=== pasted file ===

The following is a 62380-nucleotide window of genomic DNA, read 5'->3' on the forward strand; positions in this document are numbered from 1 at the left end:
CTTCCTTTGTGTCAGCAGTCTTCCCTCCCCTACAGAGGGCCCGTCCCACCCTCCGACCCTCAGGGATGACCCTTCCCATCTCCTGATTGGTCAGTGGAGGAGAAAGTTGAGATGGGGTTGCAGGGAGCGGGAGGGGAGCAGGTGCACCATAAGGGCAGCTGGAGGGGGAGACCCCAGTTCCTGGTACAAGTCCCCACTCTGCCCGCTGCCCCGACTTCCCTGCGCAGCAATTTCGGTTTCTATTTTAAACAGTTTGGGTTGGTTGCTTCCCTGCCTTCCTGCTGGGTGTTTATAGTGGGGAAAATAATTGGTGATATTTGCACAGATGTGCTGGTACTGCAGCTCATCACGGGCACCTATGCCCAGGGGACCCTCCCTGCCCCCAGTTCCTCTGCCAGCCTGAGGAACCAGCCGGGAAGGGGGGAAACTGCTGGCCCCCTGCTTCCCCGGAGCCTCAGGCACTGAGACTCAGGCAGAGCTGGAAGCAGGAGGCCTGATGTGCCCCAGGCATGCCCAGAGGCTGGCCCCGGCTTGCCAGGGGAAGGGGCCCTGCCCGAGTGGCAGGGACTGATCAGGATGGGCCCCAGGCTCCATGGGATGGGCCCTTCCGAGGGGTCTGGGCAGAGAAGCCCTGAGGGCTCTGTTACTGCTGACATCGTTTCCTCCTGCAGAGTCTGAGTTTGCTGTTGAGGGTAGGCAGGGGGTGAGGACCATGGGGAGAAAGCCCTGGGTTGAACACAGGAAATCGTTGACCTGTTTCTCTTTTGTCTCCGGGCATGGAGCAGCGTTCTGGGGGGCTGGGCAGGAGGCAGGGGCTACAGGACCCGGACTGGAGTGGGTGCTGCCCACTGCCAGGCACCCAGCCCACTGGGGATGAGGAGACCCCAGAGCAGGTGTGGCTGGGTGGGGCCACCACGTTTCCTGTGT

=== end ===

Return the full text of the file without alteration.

The following is a 62380-nucleotide window of genomic DNA, read 5'->3' on the forward strand; positions in this document are numbered from 1 at the left end:
CTTCCTTTGTGTCAGCAGTCTTCCCTCCCCTACAGAGGGCCCGTCCCACCCTCCGACCCTCAGGGATGACCCTTCCCATCTCCTGATTGGTCAGTGGAGGAGAAAGTTGAGATGGGGTTGCAGGGAGCGGGAGGGGAGCAGGTGCACCATAAGGGCAGCTGGAGGGGGAGACCCCAGTTCCTGGTACAAGTCCCCACTCTGCCCGCTGCCCCGACTTCCCTGCGCAGCAATTTCGGTTTCTATTTTAAACAGTTTGGGTTGGTTGCTTCCCTGCCTTCCTGCTGGGTGTTTATAGTGGGGAAAATAATTGGTGATATTTGCACAGATGTGCTGGTACTGCAGCTCATCACGGGCACCTATGCCCAGGGGACCCTCCCTGCCCCCAGTTCCTCTGCCAGCCTGAGGAACCAGCCGGGAAGGGGGGAAACTGCTGGCCCCCTGCTTCCCCGGAGCCTCAGGCACTGAGACTCAGGCAGAGCTGGAAGCAGGAGGCCTGATGTGCCCCAGGCATGCCCAGAGGCTGGCCCCGGCTTGCCAGGGGAAGGGGCCCTGCCCGAGTGGCAGGGACTGATCAGGATGGGCCCCAGGCTCCATGGGATGGGCCCTTCCGAGGGGTCTGGGCAGAGAAGCCCTGAGGGCTCTGTTACTGCTGACATCGTTTCCTCCTGCAGAGTCTGAGTTTGCTGTTGAGGGTAGGCAGGGGGTGAGGACCATGGGGAGAAAGCCCTGGGTTGAACACAGGAAATCGTTGACCTGTTTCTCTTTTGTCTCCGGGCATGGAGCAGCGTTCTGGGGGGCTGGGCAGGAGGCAGGGGCTACAGGACCCGGACTGGAGTGGGTGCTGCCCACTGCCAGGCACCCAGCCCACTGGGGATGAGGAGACCCCAGAGCAGGTGTGGCTGGGTGGGGCCACCACGTTTCCTGTGT